Friday, November 22, 2013

Cyrano de Bergerac (VHRP Live!)

By Harry Forbes

Artistic Director Alyce Mott’s premiere effort for her VHRP Live! company (that’s the Victor Herbert Renaissance Project, if you were wondering) – an abridged, concert version of Herbert’s 1899 operetta rarity “Cyrano de Bergerac” -- was a delight even with no chorus, no orchestra, and a cast of merely five.

The beauty of Herbert’s score shone through with great clarity, thanks to excellent soloists and sympathetic piano accompaniment. Dedicated operetta fans might have heard this score in 1999 when the late Dino Anagnost conducted a large scale concert of (more or less) Mott’s same version at Alice Tully Hall. And there was also a full orchestra version this past July from the Lyric Theatre of San Jose, but apart from those performances, the piece has been unheard for well over 100 years.

At Alice Tully, I recall, the large orchestra played superbly, which was usually the case when Anagnost took to the podium for his biannual Herbert concert, and the large chorus made a gorgeous (if sometimes unintelligible) sound. Sally Ann Howes was the narrator, filling in bits of the plot with her trademark grace.

In VHRP’s version, operetta veteran David Seatter handled the narrator role (and a few other parts) with engaging verve and charm.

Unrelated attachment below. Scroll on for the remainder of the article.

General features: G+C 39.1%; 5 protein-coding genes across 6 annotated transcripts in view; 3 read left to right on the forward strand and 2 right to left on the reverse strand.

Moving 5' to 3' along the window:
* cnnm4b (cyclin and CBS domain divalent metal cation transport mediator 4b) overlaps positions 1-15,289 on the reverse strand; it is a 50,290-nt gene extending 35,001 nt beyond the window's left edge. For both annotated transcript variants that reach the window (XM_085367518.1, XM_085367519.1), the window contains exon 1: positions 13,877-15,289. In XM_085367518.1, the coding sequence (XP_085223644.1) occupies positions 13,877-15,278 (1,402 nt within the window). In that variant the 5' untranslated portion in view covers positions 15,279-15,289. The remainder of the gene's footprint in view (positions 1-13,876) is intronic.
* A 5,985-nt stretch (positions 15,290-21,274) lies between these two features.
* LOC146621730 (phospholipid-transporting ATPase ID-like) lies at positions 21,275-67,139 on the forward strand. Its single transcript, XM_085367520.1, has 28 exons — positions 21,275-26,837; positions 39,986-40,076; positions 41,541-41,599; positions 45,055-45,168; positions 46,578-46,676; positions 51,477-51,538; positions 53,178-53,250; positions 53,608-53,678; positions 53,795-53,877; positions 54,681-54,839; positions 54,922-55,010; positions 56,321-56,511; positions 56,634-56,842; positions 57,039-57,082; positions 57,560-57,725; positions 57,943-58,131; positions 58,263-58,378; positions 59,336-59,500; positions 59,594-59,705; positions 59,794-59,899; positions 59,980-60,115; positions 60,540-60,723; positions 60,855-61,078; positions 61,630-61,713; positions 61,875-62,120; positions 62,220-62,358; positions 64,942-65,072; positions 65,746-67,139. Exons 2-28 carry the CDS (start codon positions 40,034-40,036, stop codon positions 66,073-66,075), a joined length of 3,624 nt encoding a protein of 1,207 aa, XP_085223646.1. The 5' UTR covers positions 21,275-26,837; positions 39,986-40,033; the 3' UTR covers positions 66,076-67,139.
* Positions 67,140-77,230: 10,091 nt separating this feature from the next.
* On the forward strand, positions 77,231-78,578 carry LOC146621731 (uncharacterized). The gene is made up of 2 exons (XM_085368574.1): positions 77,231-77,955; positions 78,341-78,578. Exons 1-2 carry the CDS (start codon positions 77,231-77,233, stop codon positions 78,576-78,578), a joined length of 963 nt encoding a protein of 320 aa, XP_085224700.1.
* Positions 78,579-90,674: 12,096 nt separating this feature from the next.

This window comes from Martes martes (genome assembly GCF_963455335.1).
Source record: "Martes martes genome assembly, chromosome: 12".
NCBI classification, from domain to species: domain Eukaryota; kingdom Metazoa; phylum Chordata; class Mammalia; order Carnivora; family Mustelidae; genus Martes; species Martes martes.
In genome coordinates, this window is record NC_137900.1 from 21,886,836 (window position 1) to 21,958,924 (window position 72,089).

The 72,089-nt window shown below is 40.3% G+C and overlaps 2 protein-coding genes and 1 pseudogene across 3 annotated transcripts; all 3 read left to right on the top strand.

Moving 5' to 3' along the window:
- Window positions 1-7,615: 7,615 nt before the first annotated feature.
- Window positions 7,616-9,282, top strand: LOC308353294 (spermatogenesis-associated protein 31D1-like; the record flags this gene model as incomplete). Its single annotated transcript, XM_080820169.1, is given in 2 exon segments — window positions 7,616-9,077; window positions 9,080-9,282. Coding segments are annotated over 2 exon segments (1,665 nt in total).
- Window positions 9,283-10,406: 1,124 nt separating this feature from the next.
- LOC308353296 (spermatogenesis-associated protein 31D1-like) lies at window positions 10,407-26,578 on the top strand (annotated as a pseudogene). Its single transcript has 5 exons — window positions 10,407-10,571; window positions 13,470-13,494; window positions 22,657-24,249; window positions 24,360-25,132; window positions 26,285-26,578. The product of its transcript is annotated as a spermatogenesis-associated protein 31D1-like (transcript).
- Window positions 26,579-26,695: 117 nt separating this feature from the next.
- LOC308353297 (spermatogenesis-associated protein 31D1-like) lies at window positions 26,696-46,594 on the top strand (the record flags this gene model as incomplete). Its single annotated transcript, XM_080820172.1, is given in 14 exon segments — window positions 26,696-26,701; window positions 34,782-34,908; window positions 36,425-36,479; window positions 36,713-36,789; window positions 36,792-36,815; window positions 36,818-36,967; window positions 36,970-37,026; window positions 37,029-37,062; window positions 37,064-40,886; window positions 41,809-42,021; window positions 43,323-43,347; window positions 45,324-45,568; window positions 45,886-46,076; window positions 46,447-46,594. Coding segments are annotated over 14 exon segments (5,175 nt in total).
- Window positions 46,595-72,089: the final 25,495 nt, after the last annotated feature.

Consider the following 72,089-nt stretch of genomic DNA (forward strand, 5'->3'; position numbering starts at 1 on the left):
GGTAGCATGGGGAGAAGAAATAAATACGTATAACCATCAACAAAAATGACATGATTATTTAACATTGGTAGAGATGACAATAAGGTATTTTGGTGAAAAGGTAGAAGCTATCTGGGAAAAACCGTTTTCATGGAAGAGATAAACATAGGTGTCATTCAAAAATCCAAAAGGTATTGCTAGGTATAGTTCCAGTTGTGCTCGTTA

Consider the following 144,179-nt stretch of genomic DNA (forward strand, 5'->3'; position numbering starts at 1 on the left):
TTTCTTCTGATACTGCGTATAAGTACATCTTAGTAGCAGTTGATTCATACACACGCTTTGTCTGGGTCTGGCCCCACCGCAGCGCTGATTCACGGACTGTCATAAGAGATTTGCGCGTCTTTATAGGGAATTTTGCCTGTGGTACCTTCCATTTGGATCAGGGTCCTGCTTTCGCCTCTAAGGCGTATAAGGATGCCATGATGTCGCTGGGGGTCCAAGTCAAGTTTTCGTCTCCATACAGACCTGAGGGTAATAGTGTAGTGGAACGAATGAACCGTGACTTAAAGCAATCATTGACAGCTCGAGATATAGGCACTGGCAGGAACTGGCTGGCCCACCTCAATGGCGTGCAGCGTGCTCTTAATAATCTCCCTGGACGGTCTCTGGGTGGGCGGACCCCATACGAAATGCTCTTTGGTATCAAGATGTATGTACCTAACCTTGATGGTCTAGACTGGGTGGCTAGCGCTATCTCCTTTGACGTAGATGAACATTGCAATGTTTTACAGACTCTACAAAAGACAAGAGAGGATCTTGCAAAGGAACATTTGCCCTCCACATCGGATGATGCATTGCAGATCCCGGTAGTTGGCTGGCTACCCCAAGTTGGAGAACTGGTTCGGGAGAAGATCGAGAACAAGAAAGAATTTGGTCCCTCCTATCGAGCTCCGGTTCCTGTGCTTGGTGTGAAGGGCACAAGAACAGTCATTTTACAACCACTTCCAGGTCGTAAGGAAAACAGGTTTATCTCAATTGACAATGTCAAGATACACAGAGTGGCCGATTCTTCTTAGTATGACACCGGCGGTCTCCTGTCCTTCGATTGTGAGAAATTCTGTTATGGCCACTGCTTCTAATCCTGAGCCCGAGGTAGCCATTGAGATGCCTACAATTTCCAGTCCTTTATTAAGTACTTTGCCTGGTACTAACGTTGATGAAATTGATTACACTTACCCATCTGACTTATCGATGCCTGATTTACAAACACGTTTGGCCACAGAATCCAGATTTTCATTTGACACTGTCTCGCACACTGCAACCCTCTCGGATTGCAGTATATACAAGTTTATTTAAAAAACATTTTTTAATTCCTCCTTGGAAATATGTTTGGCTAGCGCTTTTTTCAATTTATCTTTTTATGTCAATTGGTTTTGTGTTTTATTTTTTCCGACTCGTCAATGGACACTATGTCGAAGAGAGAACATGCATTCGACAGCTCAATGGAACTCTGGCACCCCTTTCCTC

The leads in this triangular story were all solid, acting with sincerity and commitment within the restrictions of a semi-staged presentation. Nathan Brian essayed the title character with the requisite panache, albeit without the pronounced proboscis, though he got to keep his “Song of the Nose.” (A minor carp, but he surely should have been allowed a little putty for that most key plot point.)

Mott’s libretto, incidentally, substitutes the more accurate term “white plume” for the sound-alike English word for the French “pennache.”

Tenor Stephen Faulk was ideally cast as Cyrano’s handsome, tongue-tied rival Christian, singing with mellifluous tone throughout. And pretty Olga Xanthopoulou made a vocally assured Roxane starting with her opening number, “I Am the Court Coquette,” scaling down her big voice admirably. There was able work, too, from John Greenleaf in the speaking role of Comte de Guiche.

All of Herbert’s numbers were attractive, and the balcony scene, wherein Cyrano feeds Christian his lines to woo Roxane (“Let the Sun of Thine Eyes”) was particularly beautiful with Brian, Faulk, and Xanthopoulou blending stunningly, as they did again later in the show.

Music Director Michael Thomas provided consistently vibrant accompaniment at the keyboard.

As the original libretto by lyricist Harry B. Smith is lost – though apparently no great shakes, as it is said to have vulgarized Rostand’s original, and made Cyrano more buffoon than hero – Mott is to be commended for stitching the extant songs to Rostand’s text, and giving the piece more gravitas than that original, which actually included a happy ending for all the characters!

Here, the plot faithfully mirrored the play right down to the touching convent scene with Roxane and the now dying Cyrano, sensitively played by Brian and Xanthopoulou.

While this version can’t take the place of the full score, but it certainly serves Mott’s purpose of whetting the appetite for a full production!

At the start of the evening, Mott announced more “pocket” presentations to come, and also a full scale mounting of Herbert’s grand opera, “Natoma,” in July at the Manhattan Center. I can’t wait.

(VHRP Live!, Christ & St. Stephens Church, 120 W. 69th St,

Photo: James Cooper
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